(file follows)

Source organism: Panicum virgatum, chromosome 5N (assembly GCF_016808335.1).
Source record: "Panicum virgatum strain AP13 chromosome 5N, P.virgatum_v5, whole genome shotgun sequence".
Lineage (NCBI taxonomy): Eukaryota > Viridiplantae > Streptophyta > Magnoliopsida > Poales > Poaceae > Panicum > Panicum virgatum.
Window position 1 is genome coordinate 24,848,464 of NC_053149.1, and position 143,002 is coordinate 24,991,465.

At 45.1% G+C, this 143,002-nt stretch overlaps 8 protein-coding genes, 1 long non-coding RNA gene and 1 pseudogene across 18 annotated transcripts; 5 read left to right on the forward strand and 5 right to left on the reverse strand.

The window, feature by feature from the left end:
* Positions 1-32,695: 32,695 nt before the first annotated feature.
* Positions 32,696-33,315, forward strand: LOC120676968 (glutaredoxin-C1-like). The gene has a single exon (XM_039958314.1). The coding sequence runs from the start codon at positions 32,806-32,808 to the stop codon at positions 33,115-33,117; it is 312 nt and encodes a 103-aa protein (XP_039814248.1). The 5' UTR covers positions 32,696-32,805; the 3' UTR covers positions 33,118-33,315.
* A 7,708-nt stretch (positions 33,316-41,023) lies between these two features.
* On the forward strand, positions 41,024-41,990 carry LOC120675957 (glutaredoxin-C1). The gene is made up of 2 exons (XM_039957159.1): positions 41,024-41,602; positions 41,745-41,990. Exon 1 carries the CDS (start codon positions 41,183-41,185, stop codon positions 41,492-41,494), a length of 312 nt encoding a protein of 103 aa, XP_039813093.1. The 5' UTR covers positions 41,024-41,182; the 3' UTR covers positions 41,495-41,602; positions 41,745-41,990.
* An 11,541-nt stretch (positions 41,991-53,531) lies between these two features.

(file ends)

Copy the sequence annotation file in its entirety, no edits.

Source organism: Panicum virgatum, chromosome 5N (assembly GCF_016808335.1).
Source record: "Panicum virgatum strain AP13 chromosome 5N, P.virgatum_v5, whole genome shotgun sequence".
Lineage (NCBI taxonomy): Eukaryota > Viridiplantae > Streptophyta > Magnoliopsida > Poales > Poaceae > Panicum > Panicum virgatum.
Window position 1 is genome coordinate 24,848,464 of NC_053149.1, and position 143,002 is coordinate 24,991,465.

At 45.1% G+C, this 143,002-nt stretch overlaps 8 protein-coding genes, 1 long non-coding RNA gene and 1 pseudogene across 18 annotated transcripts; 5 read left to right on the forward strand and 5 right to left on the reverse strand.

The window, feature by feature from the left end:
* Positions 1-32,695: 32,695 nt before the first annotated feature.
* Positions 32,696-33,315, forward strand: LOC120676968 (glutaredoxin-C1-like). The gene has a single exon (XM_039958314.1). The coding sequence runs from the start codon at positions 32,806-32,808 to the stop codon at positions 33,115-33,117; it is 312 nt and encodes a 103-aa protein (XP_039814248.1). The 5' UTR covers positions 32,696-32,805; the 3' UTR covers positions 33,118-33,315.
* A 7,708-nt stretch (positions 33,316-41,023) lies between these two features.
* On the forward strand, positions 41,024-41,990 carry LOC120675957 (glutaredoxin-C1). The gene is made up of 2 exons (XM_039957159.1): positions 41,024-41,602; positions 41,745-41,990. Exon 1 carries the CDS (start codon positions 41,183-41,185, stop codon positions 41,492-41,494), a length of 312 nt encoding a protein of 103 aa, XP_039813093.1. The 5' UTR covers positions 41,024-41,182; the 3' UTR covers positions 41,495-41,602; positions 41,745-41,990.
* An 11,541-nt stretch (positions 41,991-53,531) lies between these two features.